Lumpy Skin Disease Virus Infection: A Mini-review of Transmission, Diagnosis, and Control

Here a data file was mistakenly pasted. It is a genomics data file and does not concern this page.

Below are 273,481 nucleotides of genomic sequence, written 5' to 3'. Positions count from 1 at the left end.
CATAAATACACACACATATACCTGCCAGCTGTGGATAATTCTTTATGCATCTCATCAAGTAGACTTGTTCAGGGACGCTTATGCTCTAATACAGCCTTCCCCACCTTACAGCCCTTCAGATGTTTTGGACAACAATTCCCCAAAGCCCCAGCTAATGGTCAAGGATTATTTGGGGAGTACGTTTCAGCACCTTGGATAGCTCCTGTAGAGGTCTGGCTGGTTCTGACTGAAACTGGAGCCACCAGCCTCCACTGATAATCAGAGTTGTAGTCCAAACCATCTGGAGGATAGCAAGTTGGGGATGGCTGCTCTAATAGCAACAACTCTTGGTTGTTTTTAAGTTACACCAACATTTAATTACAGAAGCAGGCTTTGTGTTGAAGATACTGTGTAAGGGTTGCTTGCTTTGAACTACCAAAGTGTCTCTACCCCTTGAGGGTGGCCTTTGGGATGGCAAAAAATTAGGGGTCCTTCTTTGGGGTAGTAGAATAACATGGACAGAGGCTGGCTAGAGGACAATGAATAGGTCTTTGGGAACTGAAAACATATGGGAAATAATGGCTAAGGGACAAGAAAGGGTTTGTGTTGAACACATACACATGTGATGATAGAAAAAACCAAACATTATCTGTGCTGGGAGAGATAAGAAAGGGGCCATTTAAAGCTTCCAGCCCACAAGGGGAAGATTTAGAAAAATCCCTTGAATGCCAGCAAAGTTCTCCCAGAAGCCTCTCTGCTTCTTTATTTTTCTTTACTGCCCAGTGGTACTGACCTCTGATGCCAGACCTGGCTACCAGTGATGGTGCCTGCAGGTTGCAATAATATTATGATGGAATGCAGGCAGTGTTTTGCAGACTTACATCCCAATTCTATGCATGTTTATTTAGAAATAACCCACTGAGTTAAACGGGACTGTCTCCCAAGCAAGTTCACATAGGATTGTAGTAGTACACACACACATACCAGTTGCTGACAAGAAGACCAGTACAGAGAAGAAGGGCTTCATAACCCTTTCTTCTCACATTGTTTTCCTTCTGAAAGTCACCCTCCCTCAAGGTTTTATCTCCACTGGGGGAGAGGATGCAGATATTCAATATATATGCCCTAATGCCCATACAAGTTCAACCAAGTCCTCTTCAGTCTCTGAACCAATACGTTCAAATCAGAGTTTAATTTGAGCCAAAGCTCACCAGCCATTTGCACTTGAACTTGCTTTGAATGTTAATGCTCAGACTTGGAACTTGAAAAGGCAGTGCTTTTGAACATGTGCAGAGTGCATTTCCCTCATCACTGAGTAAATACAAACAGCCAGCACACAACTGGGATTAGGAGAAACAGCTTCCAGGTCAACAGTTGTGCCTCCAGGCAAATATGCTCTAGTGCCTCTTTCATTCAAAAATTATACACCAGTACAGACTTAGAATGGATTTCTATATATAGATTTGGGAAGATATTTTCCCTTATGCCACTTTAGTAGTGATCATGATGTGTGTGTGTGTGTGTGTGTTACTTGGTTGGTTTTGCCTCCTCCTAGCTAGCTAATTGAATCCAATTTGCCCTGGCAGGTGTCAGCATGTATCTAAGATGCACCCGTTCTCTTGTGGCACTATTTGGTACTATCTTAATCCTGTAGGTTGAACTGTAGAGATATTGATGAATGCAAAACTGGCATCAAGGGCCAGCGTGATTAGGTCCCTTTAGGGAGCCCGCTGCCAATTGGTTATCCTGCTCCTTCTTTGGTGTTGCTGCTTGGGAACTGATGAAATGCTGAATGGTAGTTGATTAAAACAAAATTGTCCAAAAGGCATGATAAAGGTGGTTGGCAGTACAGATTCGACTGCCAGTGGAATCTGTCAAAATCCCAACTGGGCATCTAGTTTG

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Lumpy skin disease (LSD) belonging to a Capripoxvirus genus and is one form of viral infection affected by the lumpy skin disease virus (LSDV). In particular, the population of cattle and buffalo are vulnerable to the virus. The illness is typically characterized by the presence of a nodule in the eyelid, muzzle, limb, and udder. Presently, like an emerging disease, this pathogen is spreading to various areas, including Asia, Africa, and the Middle East. LSDV is responsible for reducing milk production, disruption to the hide and skin, abortion, mastitis, etc. Additament, in cattle and buffalo pathogens, its seriousness often causes death, suggesting the greater economic effect of this disease on the farmers and livestock industry. However, the key pillars for reducing the outbreak of this disease are adequate diagnosis, control, strict quarantine initiatives, and vaccination. There have been several studies to assess the prevalence of disease outbreaks, but few studies have been performed to present the current methods of diagnosis, control, and transmission. This mini-review is, therefore, aimed at providing the latest diagnostic and control measures for development. It will also address the propagation and economic significance of this disease to avoid further outbreaks.